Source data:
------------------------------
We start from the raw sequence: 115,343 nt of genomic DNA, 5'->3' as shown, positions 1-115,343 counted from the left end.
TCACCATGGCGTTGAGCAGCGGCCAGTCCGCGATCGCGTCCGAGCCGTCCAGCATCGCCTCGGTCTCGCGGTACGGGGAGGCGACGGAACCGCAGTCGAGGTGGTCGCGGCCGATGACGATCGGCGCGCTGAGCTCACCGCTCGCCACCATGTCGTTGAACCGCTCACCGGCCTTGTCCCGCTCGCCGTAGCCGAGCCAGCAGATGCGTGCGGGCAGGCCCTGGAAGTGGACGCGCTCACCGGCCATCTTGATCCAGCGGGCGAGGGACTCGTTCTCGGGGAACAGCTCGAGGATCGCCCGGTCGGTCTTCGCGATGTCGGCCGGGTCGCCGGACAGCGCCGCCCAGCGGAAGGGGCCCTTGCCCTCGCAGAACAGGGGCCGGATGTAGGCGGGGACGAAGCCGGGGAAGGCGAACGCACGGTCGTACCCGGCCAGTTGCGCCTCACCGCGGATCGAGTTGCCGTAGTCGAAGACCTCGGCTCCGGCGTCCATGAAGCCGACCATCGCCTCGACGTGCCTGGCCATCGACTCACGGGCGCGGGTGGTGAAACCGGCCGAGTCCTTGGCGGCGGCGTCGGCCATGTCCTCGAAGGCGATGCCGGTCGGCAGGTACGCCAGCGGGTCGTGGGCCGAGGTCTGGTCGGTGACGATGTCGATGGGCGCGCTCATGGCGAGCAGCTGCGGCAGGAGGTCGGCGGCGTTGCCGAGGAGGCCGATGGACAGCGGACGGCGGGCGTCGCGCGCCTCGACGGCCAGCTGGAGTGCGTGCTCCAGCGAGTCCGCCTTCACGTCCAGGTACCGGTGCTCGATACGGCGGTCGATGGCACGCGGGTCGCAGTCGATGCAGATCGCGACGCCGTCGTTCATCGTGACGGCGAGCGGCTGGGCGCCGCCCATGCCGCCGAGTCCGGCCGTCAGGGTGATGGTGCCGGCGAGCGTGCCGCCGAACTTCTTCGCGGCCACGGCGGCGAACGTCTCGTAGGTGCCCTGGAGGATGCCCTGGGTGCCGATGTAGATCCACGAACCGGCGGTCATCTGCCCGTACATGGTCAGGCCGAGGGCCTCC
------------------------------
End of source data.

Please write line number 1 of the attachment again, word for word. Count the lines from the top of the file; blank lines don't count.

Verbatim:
We start from the raw sequence: 115,343 nt of genomic DNA, 5'->3' as shown, positions 1-115,343 counted from the left end.